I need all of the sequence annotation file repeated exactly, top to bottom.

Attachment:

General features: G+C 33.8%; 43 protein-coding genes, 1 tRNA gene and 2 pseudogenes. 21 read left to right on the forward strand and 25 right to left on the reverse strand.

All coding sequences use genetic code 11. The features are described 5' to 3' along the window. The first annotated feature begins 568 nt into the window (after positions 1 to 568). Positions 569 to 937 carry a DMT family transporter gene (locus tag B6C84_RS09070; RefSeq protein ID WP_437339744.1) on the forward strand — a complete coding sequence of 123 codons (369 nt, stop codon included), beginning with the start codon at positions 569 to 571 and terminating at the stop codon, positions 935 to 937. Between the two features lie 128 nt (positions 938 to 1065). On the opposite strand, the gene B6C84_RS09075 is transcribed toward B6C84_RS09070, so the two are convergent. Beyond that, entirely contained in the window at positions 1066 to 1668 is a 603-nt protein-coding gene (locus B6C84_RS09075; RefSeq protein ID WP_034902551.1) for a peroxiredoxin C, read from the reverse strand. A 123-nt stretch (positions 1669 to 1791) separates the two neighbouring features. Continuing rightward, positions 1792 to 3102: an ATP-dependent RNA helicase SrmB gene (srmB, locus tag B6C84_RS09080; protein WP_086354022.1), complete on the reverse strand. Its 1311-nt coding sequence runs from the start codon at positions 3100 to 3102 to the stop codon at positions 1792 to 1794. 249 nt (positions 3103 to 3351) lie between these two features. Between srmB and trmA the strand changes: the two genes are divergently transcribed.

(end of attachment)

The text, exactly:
General features: G+C 33.8%; 43 protein-coding genes, 1 tRNA gene and 2 pseudogenes. 21 read left to right on the forward strand and 25 right to left on the reverse strand.

All coding sequences use genetic code 11. The features are described 5' to 3' along the window. The first annotated feature begins 568 nt into the window (after positions 1 to 568). Positions 569 to 937 carry a DMT family transporter gene (locus tag B6C84_RS09070; RefSeq protein ID WP_437339744.1) on the forward strand — a complete coding sequence of 123 codons (369 nt, stop codon included), beginning with the start codon at positions 569 to 571 and terminating at the stop codon, positions 935 to 937. Between the two features lie 128 nt (positions 938 to 1065). On the opposite strand, the gene B6C84_RS09075 is transcribed toward B6C84_RS09070, so the two are convergent. Beyond that, entirely contained in the window at positions 1066 to 1668 is a 603-nt protein-coding gene (locus B6C84_RS09075; RefSeq protein ID WP_034902551.1) for a peroxiredoxin C, read from the reverse strand. A 123-nt stretch (positions 1669 to 1791) separates the two neighbouring features. Continuing rightward, positions 1792 to 3102: an ATP-dependent RNA helicase SrmB gene (srmB, locus tag B6C84_RS09080; protein WP_086354022.1), complete on the reverse strand. Its 1311-nt coding sequence runs from the start codon at positions 3100 to 3102 to the stop codon at positions 1792 to 1794. 249 nt (positions 3103 to 3351) lie between these two features. Between srmB and trmA the strand changes: the two genes are divergently transcribed.